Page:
No one of that race had ever migrated to the United States voluntarily; all of them had been brought here as articles of merchandise. . . . It is obvious that they were not even in the minds of the framers the Constitution when they were conferring special rights and privileges upon the citizens of a State in every other part of the Union.

And upon a full and careful consideration of the subject, the court is of opinion, that, . . . Dred Scott was not a citizen of Missouri within the meaning of the Constitution of the United States, and not entitled as such to sue in its courts; and, consequently that the Circuit Court had no jurisdiction of the case, and that the judgment on the plea in abatement is erroneous. . . .

Dred Scott Decision: Dissenting Opinion, Justice Benjamin Curtis

March 6, 1857

Part 1

[The] . . . question is, whether any person of African descent, whose ancestors were sold as slaves in the United States, can be a citizen of the United States. If any such person can be a citizen, this plaintiff has the right to the judgment of the court . . . ; for no cause is shown . . . why he is not so, except his descent and slavery of his ancestors. The first section of the second article of the Constitution uses the language, “a citizen of the United States at the time of the adoption of the Constitution.”  One mode of approaching this question is, to inquire who were citizens of the United States at the time of the adoption of the Constitution. . . .

    To determine whether any free persons, descended from Africans held in slavery, were citizens of the United States . . . at the time of the adoption of the Constitution . . . ,  it is only necessary to know whether any such persons were citizens of either of the States under the Confederation, at the time of the adoption of the Constitution.  

    Of this there can be no doubt. At the time of the ratification of the Articles of Confederation, all free native-born inhabitants of the States of New Hampshire, Massachusetts, New York, New Jersey, and North Carolina, though descended from African slaves, were not only citizens of those States, but such of them as had the other necessary qualifications possessed the franchise of electors, on equal terms with other citizens. . . .

    The fact that . . . this fourth article of the Confederation would have the effect to confer on such persons the privileges and immunities of general citizenship, were not only known to those who framed and adopted those articles, but the evidence is decisive, that the fourth article was intended to have that effect, and that more restricted language, which would have exclude such persons, was deliberately and purposively rejected.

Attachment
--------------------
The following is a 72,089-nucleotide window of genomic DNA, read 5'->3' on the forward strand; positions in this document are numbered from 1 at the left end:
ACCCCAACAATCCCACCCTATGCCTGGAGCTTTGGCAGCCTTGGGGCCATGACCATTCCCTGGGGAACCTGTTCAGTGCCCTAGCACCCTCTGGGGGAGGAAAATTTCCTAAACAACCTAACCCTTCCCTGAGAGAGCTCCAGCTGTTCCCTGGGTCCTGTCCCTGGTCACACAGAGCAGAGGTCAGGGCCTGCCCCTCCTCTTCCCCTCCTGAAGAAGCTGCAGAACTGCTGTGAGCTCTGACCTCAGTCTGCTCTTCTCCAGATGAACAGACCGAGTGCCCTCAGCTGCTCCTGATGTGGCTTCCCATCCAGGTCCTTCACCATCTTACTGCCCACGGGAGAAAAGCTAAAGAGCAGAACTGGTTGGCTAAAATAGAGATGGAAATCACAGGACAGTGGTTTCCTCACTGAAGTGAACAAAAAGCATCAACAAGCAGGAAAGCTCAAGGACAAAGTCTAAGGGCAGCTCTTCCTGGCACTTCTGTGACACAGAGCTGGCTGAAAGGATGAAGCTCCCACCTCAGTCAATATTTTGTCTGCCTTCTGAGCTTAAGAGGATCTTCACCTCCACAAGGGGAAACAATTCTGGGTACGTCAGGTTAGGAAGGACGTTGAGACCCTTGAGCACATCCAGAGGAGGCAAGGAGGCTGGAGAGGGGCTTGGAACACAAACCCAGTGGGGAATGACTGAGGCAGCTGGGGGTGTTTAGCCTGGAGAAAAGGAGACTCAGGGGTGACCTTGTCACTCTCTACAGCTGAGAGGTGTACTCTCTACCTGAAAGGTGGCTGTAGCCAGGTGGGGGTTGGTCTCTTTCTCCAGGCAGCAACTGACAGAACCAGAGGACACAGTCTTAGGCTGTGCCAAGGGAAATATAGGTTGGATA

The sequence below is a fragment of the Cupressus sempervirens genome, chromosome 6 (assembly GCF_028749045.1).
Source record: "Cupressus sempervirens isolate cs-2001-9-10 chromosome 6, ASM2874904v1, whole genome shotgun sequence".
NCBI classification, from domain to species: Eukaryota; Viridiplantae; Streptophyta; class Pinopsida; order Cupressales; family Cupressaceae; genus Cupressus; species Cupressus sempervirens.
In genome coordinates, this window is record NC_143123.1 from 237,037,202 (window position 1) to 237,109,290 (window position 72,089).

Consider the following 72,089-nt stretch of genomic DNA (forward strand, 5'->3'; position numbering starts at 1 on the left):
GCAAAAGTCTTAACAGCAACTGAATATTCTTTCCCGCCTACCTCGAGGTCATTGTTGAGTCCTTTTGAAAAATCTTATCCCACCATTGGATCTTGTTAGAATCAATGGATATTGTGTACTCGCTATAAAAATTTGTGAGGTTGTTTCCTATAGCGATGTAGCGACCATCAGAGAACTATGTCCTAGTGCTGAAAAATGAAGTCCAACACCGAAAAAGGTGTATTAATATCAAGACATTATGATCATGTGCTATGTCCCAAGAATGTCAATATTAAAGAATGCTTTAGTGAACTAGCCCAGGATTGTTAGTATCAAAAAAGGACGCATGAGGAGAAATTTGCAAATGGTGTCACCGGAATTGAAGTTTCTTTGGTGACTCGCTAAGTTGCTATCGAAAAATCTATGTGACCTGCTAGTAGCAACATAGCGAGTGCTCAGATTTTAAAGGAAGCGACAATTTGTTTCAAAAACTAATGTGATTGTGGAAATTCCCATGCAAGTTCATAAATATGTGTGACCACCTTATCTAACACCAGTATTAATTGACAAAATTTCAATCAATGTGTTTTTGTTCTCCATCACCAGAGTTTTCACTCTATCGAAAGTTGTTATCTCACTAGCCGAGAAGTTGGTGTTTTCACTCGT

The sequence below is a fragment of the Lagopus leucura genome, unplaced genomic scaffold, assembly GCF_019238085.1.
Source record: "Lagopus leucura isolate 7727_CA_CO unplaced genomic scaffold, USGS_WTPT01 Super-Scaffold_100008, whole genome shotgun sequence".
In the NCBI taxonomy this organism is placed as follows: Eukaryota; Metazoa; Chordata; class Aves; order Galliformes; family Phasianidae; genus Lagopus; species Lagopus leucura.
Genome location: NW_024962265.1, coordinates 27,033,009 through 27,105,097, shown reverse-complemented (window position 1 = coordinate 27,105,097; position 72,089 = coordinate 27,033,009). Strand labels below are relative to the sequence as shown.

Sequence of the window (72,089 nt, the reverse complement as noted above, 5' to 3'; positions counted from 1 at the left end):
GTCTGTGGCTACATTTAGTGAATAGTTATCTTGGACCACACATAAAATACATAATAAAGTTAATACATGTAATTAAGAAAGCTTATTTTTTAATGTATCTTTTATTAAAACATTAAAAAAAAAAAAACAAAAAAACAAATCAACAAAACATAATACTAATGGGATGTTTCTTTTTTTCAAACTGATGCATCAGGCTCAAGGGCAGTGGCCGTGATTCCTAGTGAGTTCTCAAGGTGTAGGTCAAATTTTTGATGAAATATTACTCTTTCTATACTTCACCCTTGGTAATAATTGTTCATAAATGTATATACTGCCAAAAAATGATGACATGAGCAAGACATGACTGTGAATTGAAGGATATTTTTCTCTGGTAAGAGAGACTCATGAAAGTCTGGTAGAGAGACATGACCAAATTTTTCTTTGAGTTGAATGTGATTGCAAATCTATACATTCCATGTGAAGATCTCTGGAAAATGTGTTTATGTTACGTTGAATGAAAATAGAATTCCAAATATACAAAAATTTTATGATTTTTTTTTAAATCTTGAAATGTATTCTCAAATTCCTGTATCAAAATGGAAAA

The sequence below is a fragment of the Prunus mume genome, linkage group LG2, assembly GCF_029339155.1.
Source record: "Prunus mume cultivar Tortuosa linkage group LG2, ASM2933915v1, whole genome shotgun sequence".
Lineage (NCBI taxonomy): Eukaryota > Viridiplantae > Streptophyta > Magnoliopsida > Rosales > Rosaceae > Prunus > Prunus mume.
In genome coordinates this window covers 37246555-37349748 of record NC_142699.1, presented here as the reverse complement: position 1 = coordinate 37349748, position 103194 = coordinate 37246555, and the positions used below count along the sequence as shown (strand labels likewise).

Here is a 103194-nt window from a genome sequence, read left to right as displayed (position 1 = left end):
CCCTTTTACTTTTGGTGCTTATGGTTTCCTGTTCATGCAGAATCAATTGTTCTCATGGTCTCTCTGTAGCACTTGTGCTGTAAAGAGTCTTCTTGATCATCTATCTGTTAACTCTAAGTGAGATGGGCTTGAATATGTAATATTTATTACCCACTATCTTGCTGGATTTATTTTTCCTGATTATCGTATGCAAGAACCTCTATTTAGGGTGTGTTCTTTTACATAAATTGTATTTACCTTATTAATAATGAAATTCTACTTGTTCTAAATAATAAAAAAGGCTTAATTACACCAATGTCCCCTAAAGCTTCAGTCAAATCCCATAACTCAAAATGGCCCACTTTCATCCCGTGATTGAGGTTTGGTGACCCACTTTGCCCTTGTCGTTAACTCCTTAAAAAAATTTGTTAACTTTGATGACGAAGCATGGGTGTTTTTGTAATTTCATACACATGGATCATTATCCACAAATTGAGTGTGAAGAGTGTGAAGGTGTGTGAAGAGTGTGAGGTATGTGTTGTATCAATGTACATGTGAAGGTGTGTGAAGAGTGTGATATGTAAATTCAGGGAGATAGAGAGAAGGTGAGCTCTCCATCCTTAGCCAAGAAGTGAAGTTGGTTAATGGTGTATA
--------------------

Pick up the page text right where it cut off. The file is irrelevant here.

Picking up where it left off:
Did the Constitution of the United States deprive them or their descendants of citizenship?


Part 2

That the Constitution was ordained and established by the people of the United States, through the action, in each State, of those persons who were qualified by its laws to act thereon, in behalf of themselves and all other citizens of that State. In some of the States, as we have seen, colored persons were among those qualified by law to act on this subject. These colored persons were not only included in the body of “the people of the United States,” by whom the Constitution was ordained and established, but in at least five of the States they had the power to act, and doubtless did act, by their suffrages, upon the question of its adoption. It would be strange, if we were to find in that instrument anything which deprive of their citizenship any part of the people of the United States who were among those by whom it was established.

    I can find nothing in the Constitution which, proprio vigore [by its own force], deprives of their citizenship any class of persons who were citizens of the United States at the time of its adoption, or who should be native-born citizens of any State after its adoption; nor any power enabling Congress to disfranchise persons born on the soil of any State, and entitled to citizenship of such State by its Constitution and laws. And my opinion is, that, under the Constitution of the United States, every free person born on the soil of a State, who is a citizen of that State by force of its Constitution or laws, is also a citizen of the United States. . . .